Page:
Education and Employment in the Arab World

 

This post is part of a series of reviews summarizing  discussions that took place at the 2013 Harvard Arab Weekend. For more information about this event, the largest pan-Arab conference in North America, please visit http://harvardarabweekend.org/

Panel Speakers:  

On November 9 at the Harvard Arab Weekend, a panel of three diverse experts on education and youth employment in the Arab world presented their reflections on the key challenges and opportunities in this field. All panelists began by emphasizing the pressing importance of this issue, noting that the Middle East has the highest level of youth unemployment in the world, and that nearly 65% of the region’s population is comprised of young people. They also addressed issues of both labor supply and labor demand, and the importance of mitigating the pervasive job-training mismatch problem.

The Saudi Arabian Minister of Labor, His Excellency Adel bin Mohammed Fakeih, emphasized a unique employment challenge that faces Saudi Arabia, given that many companies operating in the country scan the world for the best talent that can be obtained for the lowest cost. Thus, unlike in other situations, young Saudis must compete with a truly global applicant pool for jobs within their own country. In 2011, only 10% of the private sector workforce in the country was comprised of Saudi nationals. However, due to recent government policies that reward companies for recruiting more Saudis (specifically, easing their ability to renew work permits for non-Saudi nationals the more Saudis they employ), Saudis now comprise 20% of the private sector workforce.

With regards to the labor supply, the Saudi Ministry of Labor has been working to establish “double diploma” programs as part of its Colleges of Excellence competition, in which students obtain degrees from a Saudi institution as well as a partnering university or other education institution abroad.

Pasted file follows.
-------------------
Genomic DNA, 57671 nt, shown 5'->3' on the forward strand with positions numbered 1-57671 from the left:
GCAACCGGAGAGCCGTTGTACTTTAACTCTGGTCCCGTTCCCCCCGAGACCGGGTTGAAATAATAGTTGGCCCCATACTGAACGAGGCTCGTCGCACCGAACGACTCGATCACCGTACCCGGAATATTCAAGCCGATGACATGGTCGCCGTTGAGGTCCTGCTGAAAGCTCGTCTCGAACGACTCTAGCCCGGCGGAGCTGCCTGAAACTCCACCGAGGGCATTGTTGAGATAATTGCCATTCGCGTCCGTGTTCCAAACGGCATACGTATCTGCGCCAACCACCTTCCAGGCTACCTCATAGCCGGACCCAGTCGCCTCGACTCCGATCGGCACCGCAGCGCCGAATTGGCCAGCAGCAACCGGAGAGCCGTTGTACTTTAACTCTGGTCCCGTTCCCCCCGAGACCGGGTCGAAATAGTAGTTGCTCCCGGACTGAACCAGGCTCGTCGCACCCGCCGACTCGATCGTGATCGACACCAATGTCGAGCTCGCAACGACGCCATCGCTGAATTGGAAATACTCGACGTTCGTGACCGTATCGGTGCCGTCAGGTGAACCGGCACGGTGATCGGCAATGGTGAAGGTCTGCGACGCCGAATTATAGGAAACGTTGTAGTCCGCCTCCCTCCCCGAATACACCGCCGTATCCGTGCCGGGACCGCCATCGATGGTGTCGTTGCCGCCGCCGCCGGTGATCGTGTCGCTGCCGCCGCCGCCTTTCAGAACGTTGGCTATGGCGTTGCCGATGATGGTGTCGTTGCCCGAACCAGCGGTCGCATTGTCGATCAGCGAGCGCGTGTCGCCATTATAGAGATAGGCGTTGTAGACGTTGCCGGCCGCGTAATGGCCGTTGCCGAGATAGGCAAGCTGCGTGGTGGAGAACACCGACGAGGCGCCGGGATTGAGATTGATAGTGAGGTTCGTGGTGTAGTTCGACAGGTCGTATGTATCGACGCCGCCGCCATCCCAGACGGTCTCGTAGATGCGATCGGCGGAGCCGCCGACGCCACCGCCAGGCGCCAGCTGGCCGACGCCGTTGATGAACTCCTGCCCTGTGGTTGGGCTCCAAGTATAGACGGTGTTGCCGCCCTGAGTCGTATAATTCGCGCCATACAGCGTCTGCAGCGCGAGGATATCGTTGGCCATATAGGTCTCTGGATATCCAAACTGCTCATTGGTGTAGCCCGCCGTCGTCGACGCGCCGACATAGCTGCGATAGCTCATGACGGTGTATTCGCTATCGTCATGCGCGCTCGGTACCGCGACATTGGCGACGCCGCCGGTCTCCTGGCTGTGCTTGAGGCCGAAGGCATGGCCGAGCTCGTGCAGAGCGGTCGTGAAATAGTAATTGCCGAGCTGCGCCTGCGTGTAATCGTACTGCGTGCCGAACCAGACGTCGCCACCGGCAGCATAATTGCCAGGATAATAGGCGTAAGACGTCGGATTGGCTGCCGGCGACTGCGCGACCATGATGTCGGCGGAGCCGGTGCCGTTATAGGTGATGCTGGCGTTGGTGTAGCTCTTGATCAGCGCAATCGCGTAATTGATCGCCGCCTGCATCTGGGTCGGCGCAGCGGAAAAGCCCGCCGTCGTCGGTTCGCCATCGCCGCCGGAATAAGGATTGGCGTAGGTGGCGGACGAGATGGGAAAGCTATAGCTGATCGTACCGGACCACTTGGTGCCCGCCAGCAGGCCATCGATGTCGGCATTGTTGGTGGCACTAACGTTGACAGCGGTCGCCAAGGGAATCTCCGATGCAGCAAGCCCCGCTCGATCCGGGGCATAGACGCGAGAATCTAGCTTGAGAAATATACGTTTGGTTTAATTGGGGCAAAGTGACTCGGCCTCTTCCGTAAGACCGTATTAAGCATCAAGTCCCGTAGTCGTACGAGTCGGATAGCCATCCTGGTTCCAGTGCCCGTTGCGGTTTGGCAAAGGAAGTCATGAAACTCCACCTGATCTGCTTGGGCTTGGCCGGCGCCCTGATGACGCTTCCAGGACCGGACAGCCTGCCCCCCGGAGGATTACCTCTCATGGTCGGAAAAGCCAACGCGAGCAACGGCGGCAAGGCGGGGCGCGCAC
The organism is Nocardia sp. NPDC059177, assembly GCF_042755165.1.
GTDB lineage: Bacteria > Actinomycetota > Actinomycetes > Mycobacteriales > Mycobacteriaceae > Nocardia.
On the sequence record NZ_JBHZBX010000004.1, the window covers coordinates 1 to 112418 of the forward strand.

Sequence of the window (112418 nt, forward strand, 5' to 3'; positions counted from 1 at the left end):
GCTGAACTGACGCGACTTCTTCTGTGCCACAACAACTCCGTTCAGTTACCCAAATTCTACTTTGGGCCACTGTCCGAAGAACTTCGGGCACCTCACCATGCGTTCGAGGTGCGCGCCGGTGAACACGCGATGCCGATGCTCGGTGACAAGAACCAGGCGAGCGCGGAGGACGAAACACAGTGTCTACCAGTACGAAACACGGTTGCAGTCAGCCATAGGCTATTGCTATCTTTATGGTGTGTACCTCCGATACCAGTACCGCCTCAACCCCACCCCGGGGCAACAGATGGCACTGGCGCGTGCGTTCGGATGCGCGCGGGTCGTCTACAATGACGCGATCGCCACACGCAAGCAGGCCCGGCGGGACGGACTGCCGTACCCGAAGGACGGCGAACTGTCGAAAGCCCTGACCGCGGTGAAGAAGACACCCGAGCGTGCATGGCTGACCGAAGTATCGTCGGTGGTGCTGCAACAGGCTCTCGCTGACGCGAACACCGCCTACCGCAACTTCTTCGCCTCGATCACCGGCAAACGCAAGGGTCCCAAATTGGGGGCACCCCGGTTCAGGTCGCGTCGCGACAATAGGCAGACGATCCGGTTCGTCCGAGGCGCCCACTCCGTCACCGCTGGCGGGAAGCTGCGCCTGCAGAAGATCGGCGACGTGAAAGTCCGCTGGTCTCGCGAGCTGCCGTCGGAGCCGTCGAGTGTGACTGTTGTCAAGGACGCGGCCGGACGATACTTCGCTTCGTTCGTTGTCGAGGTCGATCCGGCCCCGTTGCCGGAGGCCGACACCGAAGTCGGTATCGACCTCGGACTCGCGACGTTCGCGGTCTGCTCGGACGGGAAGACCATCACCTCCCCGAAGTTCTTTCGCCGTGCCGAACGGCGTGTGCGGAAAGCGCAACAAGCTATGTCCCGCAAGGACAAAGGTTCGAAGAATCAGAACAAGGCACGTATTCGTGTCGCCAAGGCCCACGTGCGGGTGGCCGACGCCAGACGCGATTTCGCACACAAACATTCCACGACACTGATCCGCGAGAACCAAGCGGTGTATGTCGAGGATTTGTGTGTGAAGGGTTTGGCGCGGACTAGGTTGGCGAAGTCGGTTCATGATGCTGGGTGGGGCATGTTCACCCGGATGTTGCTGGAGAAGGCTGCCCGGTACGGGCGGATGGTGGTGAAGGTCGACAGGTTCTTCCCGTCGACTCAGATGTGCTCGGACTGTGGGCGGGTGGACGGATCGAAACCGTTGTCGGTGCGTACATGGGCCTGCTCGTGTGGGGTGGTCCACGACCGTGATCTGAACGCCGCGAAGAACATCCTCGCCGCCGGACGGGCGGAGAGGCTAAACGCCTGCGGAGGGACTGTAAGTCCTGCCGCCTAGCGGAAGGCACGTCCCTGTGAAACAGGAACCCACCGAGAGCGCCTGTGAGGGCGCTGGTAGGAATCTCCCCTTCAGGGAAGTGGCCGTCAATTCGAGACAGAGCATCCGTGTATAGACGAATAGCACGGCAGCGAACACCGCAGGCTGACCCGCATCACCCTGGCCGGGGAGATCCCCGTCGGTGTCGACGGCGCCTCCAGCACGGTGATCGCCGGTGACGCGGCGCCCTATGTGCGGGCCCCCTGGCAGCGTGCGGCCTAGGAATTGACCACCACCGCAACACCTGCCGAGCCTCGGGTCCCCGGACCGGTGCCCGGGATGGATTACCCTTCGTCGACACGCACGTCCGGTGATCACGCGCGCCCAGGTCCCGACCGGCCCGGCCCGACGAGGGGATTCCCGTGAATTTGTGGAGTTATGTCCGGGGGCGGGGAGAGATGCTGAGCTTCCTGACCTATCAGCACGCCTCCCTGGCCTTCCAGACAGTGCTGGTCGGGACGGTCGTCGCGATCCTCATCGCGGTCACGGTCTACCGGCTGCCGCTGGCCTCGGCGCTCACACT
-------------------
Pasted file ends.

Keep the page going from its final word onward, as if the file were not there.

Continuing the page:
Dr. Noureddine Mouaddib of Morocco also spoke to the job-training mismatch problem, and specifically the labor demand challenge that Morocco faces in that 60% of all university graduates have social science or humanities backgrounds and the market cannot absorb all this, while numerous high-demand IT and engineering positions go unfilled. In response to these challenges, Dr. Mouaddib’s university, which was established in 2005, has developed initiatives to analyze Morocco’s sector-specific labor needs, generate 10,000 engineering graduates, and develop training programs in partnership with companies to ensure that graduates’ skills match the employers’ needs and demands.

Dr. Mouaddib then spoke about the uniqueness of his own university, which was the first university of its kind — a state institution with private management. He encouraged similar public-private partnership efforts in the education sector to help tackle the daunting employment challenges for the region.

Nafez Dakkah of the Queen Rania Foundation then noted that having some degree of mismatch between skills and employment opportunities is a natural phenomenon in all economies, but the rapid rate at which the skill needs of employers have been changing in the region is what presents the real challenge. He states that every five years the skills demanded in the tech sector radically change, for example, so that if you attend a 4-year university your skills might become outdated only one year after your graduation. As one solution, Dakkah pointed to online education initiatives, or MOOCs (massive open online courses), which allow people to renew their skills at relatively low cost. He also noted that part of the problem in some Arab countries, including Jordan, is a lack of investment in early childhood education. Research highlights the critical role of early childhood education in soft skill development and future professional success, so the Queen Rania Foundation and others are devoting resources to address this underinvestment.

During the question and answer session, Minister Fakeih discussed Saudi female unemployment and the need to create more opportunities for those women actively seeking work. He also mentioned that the Ministry is providing incentives for companies that hire the disabled. The panelists then considered the presence of offshore American or Western universities in the MENA region, concluding that while these branches may lend some legitimacy and prestige to local graduates, they may not help increase the quality of local educational institutions. Thus, the “double diploma” model of active partnerships between local and international universities seemed preferred.

Dakkah touched upon the value of collaborating with community building organizations to help provide free internet access, allowing MOOCs to reach a broader population. Finally, Dr. Mouaddib concluded with what he sees as three conditions for the success of his and any other new higher education model in the region: receiving state support and sponsorship (to ensure the initiative is sustainable in the long term), partnering with overseas institutions to learn best practices (through double diplomas or otherwise), and, finally, mobilizing academics in the global diaspora community of Morocco or any Arab country to help build more effective, high-quality, and highly responsive Arab educational institutions that can equip students with skills that meet the demands of the rapidly evolving global economy.

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